George III. died in 1820, and as a matter of course George IV. succeeded to the throne. The new King had ruled so long during the eclipse of his father that his formal elevation to the sovereign power did not make much change in the actual conditions. George IV. had been brought up by his father on narrow, old-fashioned, stinted principles of education. He had a greater amount of natural ability than was given to George III.; but he had not the elder King's purity of personal character. Something might have been made of George IV. under a better and more liberal sort of training in his early days; but the effort to oppress him or to coerce him into a pattern son proved, as under such conditions it must have proved, a decided failure. His instincts and inclinations were generous; and he was at least capable of understanding a better political system than that which seemed perfection to the dull eyes of George III. There must have been much charm of manner and some brilliancy in conversation and style of George IV., seeing that he became in his early days the close companion of men like Fox and Sheridan. It is out of all reason to suppose that such men as Fox and Sheridan could have clung to the companionship of a mere worthless profligate simply because he happened to be a Prince Regent Or a King.
George IV. (1762-1830).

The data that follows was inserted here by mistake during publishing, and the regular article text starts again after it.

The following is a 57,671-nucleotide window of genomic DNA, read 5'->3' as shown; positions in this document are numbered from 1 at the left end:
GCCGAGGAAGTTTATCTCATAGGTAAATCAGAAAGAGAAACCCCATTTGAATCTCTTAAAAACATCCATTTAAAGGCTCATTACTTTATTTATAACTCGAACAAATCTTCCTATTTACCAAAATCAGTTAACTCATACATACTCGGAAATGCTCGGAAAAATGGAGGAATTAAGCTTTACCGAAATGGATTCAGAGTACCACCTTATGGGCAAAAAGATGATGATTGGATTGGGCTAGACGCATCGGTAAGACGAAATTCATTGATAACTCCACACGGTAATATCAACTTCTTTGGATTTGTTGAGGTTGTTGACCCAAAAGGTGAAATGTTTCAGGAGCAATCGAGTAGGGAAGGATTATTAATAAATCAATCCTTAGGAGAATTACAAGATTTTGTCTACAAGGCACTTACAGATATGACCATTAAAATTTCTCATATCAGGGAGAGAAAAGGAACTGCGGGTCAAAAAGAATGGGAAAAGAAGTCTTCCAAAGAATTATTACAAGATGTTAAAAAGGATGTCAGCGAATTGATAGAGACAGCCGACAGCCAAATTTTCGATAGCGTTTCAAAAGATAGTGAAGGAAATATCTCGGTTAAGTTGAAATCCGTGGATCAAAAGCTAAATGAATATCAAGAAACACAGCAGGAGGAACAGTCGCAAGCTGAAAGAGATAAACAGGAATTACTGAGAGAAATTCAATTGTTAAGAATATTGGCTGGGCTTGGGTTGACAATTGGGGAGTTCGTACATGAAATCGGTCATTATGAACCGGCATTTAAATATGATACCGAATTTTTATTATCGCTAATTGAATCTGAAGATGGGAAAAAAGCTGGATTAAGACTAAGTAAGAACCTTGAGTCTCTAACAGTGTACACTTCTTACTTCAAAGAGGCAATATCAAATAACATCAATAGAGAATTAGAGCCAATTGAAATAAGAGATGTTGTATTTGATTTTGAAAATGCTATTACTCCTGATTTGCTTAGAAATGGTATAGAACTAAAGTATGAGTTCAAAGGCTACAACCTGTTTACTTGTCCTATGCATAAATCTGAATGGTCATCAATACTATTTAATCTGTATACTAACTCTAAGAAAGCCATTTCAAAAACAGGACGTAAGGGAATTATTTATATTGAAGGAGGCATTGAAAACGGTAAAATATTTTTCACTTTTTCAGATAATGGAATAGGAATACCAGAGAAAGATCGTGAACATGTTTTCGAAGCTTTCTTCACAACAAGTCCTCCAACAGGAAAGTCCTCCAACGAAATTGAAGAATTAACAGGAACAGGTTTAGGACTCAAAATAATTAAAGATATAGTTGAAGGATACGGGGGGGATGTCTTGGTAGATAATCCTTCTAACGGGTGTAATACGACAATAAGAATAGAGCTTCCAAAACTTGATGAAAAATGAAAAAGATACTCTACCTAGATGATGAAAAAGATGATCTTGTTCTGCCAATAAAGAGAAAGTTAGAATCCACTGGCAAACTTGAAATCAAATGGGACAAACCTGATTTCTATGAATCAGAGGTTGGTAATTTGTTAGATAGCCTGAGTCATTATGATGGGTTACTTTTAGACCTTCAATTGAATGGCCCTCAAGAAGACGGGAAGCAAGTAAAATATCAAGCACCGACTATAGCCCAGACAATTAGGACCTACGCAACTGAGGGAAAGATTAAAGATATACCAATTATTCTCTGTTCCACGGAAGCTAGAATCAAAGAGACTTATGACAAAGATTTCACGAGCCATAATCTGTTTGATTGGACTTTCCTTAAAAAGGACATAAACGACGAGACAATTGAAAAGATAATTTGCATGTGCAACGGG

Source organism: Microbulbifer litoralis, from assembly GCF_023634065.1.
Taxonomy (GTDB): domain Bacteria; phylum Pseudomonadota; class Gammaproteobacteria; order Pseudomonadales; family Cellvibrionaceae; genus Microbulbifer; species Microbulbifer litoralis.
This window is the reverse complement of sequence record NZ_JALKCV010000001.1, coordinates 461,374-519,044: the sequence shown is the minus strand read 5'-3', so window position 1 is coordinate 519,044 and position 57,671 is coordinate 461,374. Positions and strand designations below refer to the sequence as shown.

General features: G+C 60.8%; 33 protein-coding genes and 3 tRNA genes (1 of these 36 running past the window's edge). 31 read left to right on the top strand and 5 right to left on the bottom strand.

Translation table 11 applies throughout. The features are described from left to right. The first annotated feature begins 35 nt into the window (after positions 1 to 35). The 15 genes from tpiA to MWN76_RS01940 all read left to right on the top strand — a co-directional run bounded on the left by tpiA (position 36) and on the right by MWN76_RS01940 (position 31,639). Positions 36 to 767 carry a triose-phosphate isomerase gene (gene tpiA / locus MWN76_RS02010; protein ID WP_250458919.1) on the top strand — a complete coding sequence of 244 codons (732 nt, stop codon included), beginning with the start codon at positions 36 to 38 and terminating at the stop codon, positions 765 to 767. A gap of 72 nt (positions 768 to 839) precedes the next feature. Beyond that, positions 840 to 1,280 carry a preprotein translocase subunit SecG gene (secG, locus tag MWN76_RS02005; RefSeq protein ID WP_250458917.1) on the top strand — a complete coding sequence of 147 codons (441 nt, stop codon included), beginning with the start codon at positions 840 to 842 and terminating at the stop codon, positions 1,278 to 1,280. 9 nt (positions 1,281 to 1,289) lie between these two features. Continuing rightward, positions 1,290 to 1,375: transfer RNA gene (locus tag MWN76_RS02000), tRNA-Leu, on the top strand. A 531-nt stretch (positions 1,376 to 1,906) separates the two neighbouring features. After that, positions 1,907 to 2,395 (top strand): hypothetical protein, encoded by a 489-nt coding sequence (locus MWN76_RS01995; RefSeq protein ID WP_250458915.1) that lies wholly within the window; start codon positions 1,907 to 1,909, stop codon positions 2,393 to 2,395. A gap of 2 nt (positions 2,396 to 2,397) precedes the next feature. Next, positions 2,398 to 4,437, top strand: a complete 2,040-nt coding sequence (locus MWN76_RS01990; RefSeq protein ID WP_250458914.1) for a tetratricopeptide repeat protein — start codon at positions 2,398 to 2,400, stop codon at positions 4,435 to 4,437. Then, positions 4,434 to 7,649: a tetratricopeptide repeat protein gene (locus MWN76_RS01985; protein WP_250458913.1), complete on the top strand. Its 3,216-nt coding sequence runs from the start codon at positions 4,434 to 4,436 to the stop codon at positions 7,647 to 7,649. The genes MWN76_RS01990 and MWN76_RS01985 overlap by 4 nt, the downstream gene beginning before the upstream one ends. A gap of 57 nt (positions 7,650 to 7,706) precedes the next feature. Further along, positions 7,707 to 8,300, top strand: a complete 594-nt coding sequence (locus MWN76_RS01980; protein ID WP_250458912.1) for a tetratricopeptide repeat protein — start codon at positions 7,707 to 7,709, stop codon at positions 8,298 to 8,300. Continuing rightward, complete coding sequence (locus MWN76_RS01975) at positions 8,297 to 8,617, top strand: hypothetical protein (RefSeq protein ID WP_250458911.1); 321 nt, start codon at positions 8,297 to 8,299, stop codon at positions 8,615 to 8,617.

It is certain that at one time these men and others had great hopes that the accession of George IV. would prove a blessing to the cause of progress and to the nation. The eyes of the Catholics turned to George IV. as to a man all but pledged to favour a settlement of their claims. The Irish people in general believed that he was likely to encourage some better system of government for Ireland than the mere rule of coercion laws and the stifling of every popular utterance. There were, indeed, some Englishmen of advanced opinions who never trusted him from the first; but on the whole it may be taken for granted that there was among the public in general every disposition to give him a fair chance, and to accept his coming as the hopeful indication of a better time. Of course the private life of George when Regent had been one of utter prodigality and reckless dissipation. We must not attempt to try the private life of a sovereign in those days by the standard which happily prevails in our own. It was not at that time accounted a disgrace, even to a great statesman, to be a heavy drinker of wine and a reckless gambler. Something had already been said of the immense amount of debt which George IV. incurred in his earlier days; of the scandalous manner in which the debt had been accumulated; and of the audacity with which appeal after appeal had been made to the House of Commons for its liquidation. The public in general were willing to let bygones be bygones, so far as the doings of the past were concerned, if only there could be some reasonable hope of an improved system in the future. Many men were inclined to regard George as a sort of Prince Hal, who might be counted on to redeem the errors of his youth the moment he was put into a position of genuine responsibility. They talked of him and of his companions as other men at a distant day might have talked of the wild Prince and Poins. Even after the Prince Regent's years had outgrown the limit of Prince Hal's wild-oats season, excuses were yet found for the Prince Regent, and admirers continued to look out for a brightening future. William Pitt, otherwise the most austere of men, drank heavily night after night; Charles Fox was a gambler; Sheridan was an irreclaimable spendthrift; and after all why should the Prince Regent be thought so much worse than they?